When Johnny Weber was about 11 years old, he would rise early every summer morning, hop on his bike, go wake up his gang of friends and head to the water at Dewey Beach to skimboard.
The 27-year-old Lewes native remembers those easy days well, and as he continues his journey as one of the nation’s best board men, he has his eye on today’s kids, who he thinks will be great someday but who also are able to take to the waves on a board bearing his name and logo.
“I rode people’s skimboards when I was a kid,” he says. “It’s cool to see a kid get on my board and be excited to ride it. It’s cool to be the person young kids look up to.”
Last September, Weber took first in the Victoria Skimboards World Championship event in Laguna Beach, California, a title he plans to defend this year. He’s part of the Victoria team, as are up-and-coming amateurs Cooper Forcucci, Eve Redefer and Tristan Barnes.
Forcucci dominated the 2021 SkimUSA season, winning all five Boys Division events he entered and ranking first overall. Redefer won the four events in which she competed to finish first in the Girls Division, while Barnes completed the season as the third-ranked SkimUSA Boys competitor.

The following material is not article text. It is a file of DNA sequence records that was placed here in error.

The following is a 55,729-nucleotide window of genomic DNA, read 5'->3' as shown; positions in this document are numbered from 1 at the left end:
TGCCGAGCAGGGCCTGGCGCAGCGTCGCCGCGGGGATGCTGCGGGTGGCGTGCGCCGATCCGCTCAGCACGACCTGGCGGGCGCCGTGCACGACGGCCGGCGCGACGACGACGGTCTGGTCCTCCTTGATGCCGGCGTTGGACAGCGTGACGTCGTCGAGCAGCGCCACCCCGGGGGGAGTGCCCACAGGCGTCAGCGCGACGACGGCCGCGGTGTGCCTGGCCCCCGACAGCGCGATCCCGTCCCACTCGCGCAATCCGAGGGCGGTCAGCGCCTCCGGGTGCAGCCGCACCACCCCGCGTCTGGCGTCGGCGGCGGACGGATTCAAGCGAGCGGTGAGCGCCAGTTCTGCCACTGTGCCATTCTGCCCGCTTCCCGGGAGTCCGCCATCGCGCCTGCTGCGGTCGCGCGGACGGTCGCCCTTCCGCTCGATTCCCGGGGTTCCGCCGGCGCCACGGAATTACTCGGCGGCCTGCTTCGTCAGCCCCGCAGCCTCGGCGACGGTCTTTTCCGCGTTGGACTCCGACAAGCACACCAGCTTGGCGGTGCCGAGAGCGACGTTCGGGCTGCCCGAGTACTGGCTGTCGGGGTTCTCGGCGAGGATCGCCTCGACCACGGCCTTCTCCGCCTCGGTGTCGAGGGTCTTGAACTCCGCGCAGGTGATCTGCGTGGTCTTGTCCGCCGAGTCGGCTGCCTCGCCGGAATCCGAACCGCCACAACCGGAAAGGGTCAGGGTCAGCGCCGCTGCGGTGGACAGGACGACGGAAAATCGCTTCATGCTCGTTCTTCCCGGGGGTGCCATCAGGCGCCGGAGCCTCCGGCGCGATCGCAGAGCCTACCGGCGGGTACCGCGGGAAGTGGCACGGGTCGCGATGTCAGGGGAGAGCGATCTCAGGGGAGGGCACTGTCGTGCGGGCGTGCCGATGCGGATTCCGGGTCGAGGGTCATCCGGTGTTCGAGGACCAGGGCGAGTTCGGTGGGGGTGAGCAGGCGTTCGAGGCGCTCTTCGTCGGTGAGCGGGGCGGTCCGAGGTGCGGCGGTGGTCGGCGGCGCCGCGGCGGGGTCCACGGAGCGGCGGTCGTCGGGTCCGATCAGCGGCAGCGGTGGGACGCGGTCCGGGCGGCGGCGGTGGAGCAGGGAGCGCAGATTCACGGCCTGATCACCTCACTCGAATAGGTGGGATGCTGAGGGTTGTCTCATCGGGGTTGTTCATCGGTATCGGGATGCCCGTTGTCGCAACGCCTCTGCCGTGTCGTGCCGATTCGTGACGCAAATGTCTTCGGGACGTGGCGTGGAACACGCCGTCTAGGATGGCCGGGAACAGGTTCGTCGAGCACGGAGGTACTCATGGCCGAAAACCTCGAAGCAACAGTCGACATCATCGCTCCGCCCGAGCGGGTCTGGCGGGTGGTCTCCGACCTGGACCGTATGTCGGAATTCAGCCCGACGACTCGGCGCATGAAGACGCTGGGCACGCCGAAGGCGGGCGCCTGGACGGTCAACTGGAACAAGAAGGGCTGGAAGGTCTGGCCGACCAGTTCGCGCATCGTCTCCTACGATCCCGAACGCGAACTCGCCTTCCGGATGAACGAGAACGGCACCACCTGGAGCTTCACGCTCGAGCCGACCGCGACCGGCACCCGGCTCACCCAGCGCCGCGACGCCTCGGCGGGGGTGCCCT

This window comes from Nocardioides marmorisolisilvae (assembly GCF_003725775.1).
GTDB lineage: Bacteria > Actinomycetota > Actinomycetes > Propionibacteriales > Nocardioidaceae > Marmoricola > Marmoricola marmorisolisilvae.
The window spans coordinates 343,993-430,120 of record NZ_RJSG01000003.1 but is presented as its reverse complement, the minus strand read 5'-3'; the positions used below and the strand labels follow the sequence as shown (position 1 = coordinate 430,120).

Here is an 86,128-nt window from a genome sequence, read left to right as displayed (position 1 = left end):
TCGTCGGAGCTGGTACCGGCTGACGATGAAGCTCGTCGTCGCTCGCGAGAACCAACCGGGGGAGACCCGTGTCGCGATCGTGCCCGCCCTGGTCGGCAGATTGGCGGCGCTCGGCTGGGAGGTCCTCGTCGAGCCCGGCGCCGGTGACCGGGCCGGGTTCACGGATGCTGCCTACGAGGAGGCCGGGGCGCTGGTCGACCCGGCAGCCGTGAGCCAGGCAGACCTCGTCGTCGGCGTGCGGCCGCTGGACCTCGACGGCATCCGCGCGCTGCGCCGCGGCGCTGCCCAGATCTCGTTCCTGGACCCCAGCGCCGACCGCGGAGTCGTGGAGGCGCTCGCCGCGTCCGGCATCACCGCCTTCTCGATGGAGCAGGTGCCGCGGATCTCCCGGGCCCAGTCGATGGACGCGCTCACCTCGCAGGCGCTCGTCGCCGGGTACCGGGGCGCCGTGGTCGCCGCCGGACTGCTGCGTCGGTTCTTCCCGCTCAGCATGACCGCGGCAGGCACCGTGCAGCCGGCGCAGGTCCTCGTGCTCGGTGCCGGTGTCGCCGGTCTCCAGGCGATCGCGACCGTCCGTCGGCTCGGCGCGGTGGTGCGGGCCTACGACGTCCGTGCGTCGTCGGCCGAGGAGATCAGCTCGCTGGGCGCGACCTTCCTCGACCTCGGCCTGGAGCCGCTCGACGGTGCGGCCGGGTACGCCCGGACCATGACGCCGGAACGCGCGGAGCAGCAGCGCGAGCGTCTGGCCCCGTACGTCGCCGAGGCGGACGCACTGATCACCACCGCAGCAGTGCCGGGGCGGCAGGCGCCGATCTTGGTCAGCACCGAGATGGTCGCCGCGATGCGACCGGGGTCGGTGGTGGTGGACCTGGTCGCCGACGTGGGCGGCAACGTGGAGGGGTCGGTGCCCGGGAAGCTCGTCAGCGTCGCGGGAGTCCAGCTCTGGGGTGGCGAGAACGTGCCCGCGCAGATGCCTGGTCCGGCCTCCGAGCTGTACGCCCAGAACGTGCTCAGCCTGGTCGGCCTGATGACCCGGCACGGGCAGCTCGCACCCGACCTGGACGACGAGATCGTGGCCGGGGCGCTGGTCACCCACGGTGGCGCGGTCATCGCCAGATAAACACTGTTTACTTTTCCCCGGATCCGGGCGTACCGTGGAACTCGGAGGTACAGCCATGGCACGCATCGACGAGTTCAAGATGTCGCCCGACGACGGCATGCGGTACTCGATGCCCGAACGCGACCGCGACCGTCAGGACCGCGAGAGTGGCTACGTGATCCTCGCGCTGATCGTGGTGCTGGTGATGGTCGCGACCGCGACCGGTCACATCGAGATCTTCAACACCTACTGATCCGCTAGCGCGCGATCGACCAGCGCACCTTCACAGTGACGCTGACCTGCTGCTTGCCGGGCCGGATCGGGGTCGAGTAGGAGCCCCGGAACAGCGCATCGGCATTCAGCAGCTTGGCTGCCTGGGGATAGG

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“There are a bunch of really good kids out there,” Weber says. “The next generation is going to be the best one yet.”
The youngsters are all part of the Victoria team, and they fill a dual role for the California-based company, which started in 1976 and sells its products throughout the U.S. but also worldwide, particularly in Japan and Hong Kong. Not only do they represent the team well in competitions but they also help build brand awareness by repping the Vic boards when they hit the beach with friends.
“These kids draw attention from their peers,” says Johnny Salta, Victoria’s team manager. “They show that anybody can have fun skimboarding, not just the serious competitors. It’s about fun at the beach.”
Weber continues to search for that enjoyment as a competitor and just somebody interested in being at the beach. After graduating from Cape Henlopen High School, he headed to Southern California to take on the challenge of better boarders and bigger waves. “A small wave day on the West Coast is a big day on the East Coast,” he says.
Even though he admits that he “definitely turns it up a little” when he competes, Weber is still about enjoying the sport.
“His biggest thing is the style and ease of his riding,” Salta says. “He’s a very effortless, surf-style person who is calm, cool and collected.”
Expect to see Weber competing several times in 2022 trying to win and waiting for the next wave of Delaware skimboarders to break onto the national scene.